After PETA Complaint, Feds Cite Circus for Lack of Veterinary Care, Unsafe Housing
For Immediate Release:
May 22, 2014
David Perle 202-483-7382
Las Vegas – Following an official complaint by PETA based on a citizen’s report that at least one camel at the Las Vegas–based Ramos Bros. Circus was suffering from an apparent medical condition, the U.S. Department of Agriculture (USDA) cited the circus for failing to have an up-to-date veterinary program, to trim camels’ and llamas’ overgrown hooves—an often painful condition—and to house animals safely, among other violations of the federal Animal Welfare Act.
“The authorities have confirmed what members of the public keep reporting to PETA: that animals are suffering at Ramos Bros. Circus,” says PETA Foundation Deputy General Counsel Delcianna Winders. “PETA is urging everyone who cares about animals to refuse to buy a ticket to any circus that exploits them for profit.”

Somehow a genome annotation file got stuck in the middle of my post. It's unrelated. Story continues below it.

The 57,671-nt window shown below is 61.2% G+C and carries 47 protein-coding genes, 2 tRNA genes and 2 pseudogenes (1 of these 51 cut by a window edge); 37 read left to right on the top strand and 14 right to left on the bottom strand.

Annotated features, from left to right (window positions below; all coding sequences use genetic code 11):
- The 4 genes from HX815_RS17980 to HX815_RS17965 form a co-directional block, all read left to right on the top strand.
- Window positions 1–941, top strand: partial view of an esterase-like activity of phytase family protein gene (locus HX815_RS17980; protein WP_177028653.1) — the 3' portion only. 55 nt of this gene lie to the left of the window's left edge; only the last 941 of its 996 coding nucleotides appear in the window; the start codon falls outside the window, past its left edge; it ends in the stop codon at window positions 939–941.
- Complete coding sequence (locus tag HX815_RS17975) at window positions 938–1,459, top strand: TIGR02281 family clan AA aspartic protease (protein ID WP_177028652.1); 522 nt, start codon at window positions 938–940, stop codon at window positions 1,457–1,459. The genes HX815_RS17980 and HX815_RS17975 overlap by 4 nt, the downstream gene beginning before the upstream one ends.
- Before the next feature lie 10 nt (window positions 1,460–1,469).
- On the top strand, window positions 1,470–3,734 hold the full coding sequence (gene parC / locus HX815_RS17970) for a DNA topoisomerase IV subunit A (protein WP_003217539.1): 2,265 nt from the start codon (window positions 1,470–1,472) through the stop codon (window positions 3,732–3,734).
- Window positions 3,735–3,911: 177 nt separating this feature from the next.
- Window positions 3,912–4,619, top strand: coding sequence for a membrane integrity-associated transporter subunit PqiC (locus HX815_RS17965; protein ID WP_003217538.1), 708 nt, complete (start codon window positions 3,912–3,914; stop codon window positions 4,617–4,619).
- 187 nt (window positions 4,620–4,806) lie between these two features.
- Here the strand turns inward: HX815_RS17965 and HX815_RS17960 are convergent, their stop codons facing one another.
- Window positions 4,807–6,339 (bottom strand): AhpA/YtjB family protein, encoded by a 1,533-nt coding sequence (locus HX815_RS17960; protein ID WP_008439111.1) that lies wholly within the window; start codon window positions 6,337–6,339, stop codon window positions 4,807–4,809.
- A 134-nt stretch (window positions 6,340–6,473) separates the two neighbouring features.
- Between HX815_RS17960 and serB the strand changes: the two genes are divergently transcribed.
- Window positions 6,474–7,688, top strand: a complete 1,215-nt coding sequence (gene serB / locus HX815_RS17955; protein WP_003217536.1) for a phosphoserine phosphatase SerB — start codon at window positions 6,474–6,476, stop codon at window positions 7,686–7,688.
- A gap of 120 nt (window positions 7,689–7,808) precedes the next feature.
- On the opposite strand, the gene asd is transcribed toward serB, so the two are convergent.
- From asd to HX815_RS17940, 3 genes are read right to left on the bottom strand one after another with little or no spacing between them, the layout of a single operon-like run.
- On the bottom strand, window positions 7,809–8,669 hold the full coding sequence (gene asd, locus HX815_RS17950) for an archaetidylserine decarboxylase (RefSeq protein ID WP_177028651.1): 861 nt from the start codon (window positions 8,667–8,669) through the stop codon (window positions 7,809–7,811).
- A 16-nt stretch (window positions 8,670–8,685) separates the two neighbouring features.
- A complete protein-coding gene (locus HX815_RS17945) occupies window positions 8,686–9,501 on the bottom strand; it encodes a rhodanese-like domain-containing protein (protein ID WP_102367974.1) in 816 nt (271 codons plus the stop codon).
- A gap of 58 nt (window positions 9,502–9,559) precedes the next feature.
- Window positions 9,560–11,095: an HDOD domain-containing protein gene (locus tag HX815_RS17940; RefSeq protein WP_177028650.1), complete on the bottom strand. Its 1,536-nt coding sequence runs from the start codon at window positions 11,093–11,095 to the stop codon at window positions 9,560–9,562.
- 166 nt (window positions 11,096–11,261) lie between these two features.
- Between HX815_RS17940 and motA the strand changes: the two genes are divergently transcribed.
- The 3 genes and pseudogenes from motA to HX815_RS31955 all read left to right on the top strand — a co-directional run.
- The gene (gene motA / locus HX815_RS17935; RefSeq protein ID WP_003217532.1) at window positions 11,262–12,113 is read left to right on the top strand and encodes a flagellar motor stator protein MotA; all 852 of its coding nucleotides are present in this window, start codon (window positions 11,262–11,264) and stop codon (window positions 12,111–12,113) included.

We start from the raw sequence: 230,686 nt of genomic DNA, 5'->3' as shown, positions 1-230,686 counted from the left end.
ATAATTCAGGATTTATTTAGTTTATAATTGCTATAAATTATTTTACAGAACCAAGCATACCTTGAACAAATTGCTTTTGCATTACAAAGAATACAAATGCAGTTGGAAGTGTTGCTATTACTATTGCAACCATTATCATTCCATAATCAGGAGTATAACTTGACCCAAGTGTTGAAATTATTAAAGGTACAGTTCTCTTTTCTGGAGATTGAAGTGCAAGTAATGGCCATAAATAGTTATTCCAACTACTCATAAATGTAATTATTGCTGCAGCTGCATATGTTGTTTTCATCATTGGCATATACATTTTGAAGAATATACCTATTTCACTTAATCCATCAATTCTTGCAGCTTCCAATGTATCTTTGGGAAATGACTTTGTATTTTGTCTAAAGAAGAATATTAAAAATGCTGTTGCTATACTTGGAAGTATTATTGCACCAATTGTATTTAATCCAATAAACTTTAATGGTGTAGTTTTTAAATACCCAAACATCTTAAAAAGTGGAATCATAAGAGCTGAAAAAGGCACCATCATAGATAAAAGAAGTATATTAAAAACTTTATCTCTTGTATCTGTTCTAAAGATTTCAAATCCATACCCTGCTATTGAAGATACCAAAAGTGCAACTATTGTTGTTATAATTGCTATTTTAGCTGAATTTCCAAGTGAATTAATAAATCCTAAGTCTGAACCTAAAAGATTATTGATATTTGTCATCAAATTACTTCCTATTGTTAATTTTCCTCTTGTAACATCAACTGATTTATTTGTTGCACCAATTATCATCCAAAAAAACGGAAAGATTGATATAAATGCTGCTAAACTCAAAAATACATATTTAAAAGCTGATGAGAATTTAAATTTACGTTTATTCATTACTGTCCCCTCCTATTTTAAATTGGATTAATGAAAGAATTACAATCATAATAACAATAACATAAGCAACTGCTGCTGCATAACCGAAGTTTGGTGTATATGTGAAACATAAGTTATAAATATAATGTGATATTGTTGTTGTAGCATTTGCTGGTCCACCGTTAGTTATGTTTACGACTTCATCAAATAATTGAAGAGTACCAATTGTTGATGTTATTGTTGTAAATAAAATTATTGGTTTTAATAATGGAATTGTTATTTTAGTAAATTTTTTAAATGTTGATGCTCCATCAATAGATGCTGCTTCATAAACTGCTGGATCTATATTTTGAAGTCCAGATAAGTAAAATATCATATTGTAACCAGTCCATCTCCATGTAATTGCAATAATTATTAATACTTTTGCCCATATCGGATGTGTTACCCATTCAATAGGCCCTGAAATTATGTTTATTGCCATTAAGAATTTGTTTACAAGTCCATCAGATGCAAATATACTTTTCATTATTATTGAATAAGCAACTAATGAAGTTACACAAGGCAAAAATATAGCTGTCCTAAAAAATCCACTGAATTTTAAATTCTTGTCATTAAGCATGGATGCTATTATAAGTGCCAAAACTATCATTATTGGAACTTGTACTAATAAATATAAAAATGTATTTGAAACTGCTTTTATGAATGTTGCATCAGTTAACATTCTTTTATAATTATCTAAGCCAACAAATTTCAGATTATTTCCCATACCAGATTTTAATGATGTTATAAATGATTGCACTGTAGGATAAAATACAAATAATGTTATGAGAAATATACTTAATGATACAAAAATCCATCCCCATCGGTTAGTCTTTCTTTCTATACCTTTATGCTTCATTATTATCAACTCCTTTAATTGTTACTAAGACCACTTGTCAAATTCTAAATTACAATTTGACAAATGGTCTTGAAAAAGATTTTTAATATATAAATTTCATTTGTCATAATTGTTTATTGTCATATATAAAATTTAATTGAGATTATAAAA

According to the April 17 USDA report, which just became publicly available, Ramos Bros. has not updated its veterinary-care program since 2010. The USDA further noted that, among other issues, the circus was traveling without alerting the agency—making it difficult for it to inspect the animals—and that animals were housed in enclosures with rusty, broken fences.
Past action against Ramos Bros. includes an official warning in January 2013 after a camel was allowed to escape and head toward traffic, endangering herself and the public. PETA has received numerous recent reports from the public regarding animals suffering at Ramos Bros., including camels with apparent cattle-prod burn marks and infections on their legs, a camel who had a seizure during a performance, and dogs kept in a trailer without air conditioning.
For more information, please visit PETA’s blog.